Google is on the verge of selling its Motorola Mobility smartphone operations to Lenovo for around USD $2.91 billion, if reports are to be believed.
The 'mobility unit' includes the handset technology that Google inherited when it bought Motorola for USD $12.5 billion in 2011.
Some see Google's imminent sale of Motorola as a concession of defeat, as it was by far Google's biggest acquisition to date - but Google wanted the Motorola patents to enhance it's mobile business, which many see as being successful.
Within the Google boardroom some shareholders have seen Motorola as a liability with the company continuing to hemorrhage money since it's latest flagship phone the Moto X experienced poor sales.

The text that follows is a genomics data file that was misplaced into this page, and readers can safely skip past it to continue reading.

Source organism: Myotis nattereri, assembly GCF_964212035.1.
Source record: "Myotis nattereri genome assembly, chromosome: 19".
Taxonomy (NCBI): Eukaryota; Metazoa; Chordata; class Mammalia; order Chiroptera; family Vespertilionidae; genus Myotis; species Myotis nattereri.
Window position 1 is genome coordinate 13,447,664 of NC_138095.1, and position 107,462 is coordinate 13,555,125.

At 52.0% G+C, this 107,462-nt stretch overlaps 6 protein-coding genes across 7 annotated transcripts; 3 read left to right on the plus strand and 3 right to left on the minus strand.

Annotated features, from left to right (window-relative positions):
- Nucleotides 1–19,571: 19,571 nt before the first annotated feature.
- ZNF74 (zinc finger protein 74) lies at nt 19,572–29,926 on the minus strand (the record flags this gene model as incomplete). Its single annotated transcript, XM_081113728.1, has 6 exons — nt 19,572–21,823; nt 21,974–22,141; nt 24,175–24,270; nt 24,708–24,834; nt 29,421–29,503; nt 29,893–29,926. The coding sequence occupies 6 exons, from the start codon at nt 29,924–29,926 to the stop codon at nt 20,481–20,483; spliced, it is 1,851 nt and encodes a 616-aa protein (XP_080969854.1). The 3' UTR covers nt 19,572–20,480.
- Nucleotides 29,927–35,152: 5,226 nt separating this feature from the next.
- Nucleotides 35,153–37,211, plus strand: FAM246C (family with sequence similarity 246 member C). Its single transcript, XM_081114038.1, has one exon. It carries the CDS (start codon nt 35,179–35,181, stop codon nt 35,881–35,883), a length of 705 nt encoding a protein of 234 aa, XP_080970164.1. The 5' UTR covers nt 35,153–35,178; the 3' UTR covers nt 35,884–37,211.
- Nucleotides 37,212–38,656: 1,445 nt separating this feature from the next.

This will be the second part of Motorola that Google has sold after US section Motorola Home to Arris for USD $2.35 billion.
Google will retain most of the patents it acquired as part of its original deal for Motorola, while granting Lenovo a license to use certain ones for its new handsets.
Google co-founder Larry Page posted on his blog; “We acquired Motorola in 2012 to help supercharge the Android ecosystem by creating a stronger patent portfolio for Google and great smartphones for users."
Lenovo seems to be on a major shopping spree after purchasing a large chunk of IBM's server based business. The move may come as the PC manufacturer is forced to look at other markets after the world PC market continues to decline.
Many think Lenovo will use its bulk purchasing power of components to help reduce the cost of any potential mobile handset division and try to recapture some of the market share that is currently dominated by apple and Samsung.
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